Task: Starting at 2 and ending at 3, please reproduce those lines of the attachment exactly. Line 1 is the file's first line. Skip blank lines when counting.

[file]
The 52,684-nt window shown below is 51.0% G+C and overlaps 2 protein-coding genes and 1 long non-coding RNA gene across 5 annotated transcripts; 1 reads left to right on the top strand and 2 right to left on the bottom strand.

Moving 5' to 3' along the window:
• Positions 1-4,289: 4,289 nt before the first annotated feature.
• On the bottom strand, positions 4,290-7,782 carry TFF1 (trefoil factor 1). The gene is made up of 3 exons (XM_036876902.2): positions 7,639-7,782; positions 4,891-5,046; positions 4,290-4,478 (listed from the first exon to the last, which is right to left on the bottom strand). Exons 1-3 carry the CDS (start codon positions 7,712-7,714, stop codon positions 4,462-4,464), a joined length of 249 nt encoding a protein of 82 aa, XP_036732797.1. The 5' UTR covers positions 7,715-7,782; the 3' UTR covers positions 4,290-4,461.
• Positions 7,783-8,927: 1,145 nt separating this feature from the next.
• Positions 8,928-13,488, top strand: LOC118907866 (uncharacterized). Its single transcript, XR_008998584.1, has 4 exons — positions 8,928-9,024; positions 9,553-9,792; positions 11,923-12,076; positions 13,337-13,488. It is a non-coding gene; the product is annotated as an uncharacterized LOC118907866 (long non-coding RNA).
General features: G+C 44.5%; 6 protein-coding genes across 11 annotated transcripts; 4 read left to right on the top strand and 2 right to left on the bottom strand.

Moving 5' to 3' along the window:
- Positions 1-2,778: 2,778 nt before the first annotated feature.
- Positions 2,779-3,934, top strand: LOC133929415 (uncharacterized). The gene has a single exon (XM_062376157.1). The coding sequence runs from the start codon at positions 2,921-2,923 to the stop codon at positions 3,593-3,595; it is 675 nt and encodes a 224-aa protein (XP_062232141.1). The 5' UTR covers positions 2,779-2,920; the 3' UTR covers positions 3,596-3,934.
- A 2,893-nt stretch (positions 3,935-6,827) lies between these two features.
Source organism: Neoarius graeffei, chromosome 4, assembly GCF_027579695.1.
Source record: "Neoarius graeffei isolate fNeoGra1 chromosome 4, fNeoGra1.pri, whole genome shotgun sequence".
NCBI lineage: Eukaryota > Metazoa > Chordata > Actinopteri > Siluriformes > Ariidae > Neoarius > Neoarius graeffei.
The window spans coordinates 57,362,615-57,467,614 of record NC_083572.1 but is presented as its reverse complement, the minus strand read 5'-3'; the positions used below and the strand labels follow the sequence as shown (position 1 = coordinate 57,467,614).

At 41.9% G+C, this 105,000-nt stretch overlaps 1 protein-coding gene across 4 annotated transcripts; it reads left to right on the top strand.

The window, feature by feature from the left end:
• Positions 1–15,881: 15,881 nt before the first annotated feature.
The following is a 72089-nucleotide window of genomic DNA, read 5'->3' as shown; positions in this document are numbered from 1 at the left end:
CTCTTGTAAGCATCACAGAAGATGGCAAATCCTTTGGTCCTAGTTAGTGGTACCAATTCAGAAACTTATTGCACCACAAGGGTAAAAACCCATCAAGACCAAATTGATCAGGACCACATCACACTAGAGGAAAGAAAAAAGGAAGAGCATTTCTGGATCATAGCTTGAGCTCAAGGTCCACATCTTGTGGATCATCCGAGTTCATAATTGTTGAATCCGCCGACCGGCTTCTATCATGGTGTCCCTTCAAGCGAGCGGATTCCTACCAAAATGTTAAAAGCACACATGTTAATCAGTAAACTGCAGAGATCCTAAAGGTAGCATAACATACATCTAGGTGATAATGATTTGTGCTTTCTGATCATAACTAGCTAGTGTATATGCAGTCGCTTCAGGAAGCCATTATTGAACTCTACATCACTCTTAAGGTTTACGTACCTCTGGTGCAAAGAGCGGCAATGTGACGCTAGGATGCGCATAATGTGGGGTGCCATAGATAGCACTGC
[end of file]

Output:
Moving 5' to 3' along the window:
• Positions 1-4,289: 4,289 nt before the first annotated feature.